Instead of January, I’d suggest you start your fitness campaign in September.  Get the Summer holiday out the way and then get yourself fit.  The gyms will be quiet, the weather temperate, the days long.  You’ll have a natural head start, you’ll feel great and you should be in the swing of things by the time January and the winter blues come around.

Anyway, I managed to fight my way through the crowds for a reasonable swim.  With a Turbo Trainer session this evening I’m feeling tired but satisfied.  Time to kick back in my onesie!

Onesie

How can a man look so cool and so cosy at the same time?!

***

*  I recognise this is selfish and elitist.  It is also largely irrelevant for me and the many thousands people that use Public Facilities.  We just have to suck it up and make the most of it.

Milestones along the way

Today I visited the British Heart Foundation website about 15 minutes before registration for the London to Brighton Bike Ride opened.  To be honest, it was a complete coincidence.  I was actually going to read the latest news on Heart Research, but found myself in a “Waiting Room”, approximately 650th in the queue.  So I waited.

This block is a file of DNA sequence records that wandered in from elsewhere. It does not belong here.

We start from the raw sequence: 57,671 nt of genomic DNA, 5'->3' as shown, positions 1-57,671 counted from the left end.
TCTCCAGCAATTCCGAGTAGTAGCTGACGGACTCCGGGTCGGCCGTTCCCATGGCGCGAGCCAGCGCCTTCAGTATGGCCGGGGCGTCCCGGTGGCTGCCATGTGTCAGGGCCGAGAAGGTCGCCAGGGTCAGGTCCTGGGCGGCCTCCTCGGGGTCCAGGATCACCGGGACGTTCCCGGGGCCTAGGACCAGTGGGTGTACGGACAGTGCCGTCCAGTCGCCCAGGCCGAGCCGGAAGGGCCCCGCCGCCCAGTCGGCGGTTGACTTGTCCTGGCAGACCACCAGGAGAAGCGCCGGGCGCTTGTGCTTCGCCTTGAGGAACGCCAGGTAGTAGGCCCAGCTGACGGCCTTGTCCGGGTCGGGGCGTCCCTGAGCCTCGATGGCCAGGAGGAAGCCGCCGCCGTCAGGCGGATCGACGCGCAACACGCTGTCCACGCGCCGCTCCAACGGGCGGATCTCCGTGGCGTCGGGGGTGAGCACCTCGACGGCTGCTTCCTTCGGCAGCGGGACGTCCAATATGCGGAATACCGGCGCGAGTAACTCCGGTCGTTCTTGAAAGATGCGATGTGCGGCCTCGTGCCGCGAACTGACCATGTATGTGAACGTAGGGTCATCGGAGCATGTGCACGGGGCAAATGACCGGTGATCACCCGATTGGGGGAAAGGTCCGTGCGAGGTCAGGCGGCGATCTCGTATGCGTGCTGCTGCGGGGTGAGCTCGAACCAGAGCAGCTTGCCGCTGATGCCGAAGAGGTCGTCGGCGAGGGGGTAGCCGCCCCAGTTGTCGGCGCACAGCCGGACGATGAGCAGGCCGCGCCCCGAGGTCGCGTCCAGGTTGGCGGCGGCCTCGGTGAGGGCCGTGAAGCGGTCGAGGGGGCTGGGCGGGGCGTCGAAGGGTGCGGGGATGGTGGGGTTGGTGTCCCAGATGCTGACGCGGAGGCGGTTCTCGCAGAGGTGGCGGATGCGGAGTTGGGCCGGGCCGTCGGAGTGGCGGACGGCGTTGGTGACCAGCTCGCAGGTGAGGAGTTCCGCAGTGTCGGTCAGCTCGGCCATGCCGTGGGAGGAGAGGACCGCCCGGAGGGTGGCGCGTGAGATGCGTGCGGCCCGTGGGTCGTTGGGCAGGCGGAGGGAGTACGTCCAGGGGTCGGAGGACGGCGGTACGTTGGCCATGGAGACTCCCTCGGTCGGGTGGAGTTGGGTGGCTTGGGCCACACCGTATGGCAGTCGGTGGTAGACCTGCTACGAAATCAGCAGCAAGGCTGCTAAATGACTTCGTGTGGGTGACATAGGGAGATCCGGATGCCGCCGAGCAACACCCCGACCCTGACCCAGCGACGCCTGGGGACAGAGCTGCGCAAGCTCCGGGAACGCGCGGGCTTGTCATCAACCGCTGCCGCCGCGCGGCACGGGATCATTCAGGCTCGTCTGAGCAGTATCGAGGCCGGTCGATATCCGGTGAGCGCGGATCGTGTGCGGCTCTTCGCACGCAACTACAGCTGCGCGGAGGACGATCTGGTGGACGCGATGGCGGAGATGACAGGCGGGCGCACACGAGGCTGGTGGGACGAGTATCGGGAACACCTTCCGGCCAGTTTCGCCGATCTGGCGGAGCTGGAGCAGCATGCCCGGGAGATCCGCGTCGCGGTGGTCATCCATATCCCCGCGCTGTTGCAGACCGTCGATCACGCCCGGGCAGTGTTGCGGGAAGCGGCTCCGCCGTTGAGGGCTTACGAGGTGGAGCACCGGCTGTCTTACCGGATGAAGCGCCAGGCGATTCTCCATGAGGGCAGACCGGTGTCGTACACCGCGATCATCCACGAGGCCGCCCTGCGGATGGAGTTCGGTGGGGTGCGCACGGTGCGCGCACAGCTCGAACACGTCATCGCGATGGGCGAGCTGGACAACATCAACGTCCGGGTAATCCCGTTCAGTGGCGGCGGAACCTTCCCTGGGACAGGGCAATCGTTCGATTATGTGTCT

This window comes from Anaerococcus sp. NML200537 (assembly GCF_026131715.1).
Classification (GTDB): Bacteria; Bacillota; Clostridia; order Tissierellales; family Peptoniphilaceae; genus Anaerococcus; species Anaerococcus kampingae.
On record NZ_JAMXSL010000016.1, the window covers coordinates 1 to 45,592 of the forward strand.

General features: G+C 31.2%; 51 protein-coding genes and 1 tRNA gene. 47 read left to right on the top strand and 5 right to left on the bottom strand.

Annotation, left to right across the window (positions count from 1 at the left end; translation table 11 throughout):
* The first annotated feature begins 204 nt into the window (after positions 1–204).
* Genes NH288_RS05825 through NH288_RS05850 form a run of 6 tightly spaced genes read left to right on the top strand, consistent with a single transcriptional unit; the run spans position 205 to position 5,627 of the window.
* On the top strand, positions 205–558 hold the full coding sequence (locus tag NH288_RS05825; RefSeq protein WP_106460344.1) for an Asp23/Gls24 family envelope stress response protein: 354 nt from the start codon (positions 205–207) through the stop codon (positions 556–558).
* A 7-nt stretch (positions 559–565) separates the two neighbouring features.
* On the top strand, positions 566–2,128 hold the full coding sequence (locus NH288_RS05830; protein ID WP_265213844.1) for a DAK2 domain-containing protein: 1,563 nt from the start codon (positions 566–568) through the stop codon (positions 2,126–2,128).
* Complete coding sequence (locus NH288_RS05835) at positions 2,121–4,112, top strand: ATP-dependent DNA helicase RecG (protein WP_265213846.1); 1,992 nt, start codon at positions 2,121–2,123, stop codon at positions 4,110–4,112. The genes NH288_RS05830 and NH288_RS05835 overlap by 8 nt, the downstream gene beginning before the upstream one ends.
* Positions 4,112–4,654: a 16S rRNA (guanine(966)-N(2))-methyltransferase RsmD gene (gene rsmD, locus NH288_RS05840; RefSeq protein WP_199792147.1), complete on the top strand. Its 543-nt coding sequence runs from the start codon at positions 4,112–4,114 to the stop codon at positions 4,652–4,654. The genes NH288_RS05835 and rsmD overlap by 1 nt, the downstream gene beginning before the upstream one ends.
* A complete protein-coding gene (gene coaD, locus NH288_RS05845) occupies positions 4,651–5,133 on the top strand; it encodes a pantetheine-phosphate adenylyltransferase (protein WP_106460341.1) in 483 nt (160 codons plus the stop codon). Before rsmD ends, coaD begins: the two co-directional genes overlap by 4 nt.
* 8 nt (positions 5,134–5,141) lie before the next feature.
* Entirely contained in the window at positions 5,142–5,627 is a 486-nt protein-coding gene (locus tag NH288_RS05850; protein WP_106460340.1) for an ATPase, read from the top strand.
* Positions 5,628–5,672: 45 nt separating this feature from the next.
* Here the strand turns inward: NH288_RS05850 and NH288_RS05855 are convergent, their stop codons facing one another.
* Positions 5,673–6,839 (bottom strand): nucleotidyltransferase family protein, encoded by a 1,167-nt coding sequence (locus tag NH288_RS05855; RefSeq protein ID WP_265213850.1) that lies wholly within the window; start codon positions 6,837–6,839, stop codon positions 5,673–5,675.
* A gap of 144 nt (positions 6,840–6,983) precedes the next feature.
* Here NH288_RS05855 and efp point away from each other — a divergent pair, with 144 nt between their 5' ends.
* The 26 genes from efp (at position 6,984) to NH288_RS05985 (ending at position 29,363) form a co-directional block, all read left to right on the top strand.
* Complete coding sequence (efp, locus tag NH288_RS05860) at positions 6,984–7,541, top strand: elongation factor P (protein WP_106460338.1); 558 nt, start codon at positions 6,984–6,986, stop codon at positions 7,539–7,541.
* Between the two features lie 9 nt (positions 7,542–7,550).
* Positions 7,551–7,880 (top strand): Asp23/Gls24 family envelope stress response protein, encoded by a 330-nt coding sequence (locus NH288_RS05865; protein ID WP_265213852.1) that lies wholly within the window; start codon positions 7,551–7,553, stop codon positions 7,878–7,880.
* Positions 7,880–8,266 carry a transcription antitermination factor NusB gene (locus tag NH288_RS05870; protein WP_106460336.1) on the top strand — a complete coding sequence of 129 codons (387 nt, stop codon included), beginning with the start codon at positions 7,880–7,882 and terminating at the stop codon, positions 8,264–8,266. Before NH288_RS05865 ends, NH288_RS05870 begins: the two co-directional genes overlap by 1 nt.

London to Brighton is an annual event.  I have watched it from afar but never participated – For a few years I lived just off Clapham Common where it starts.  It attracts thousands of people (27,000 last year) so the atmosphere looks amazing.  I always fancied it, my non-participation was mostly due to laziness.  Given I was already in the queue , I figured “Why not?”.

This is the 3rd event I have lined up for the Summer.  I’m really excited about them all.  Each will act as a mini-milestone, something to focus on and build up to.  Each has a slightly different motivation too…

The Euro City Cycle is really for me.  It’s over four days, and was the challenge I set myself back in August when I really didn’t have any idea what I’d be capable of.  I guess in a way it was two fingers to the Heart Attack and putting the Rehabilitation I was undergoing into some context.

It seems like a lifetime ago now, but many of the anxieties still exist, just not to the same degree.  I can’t imagine how I’ll feel when I finish the event in Brussels (other than a bit sore of course!).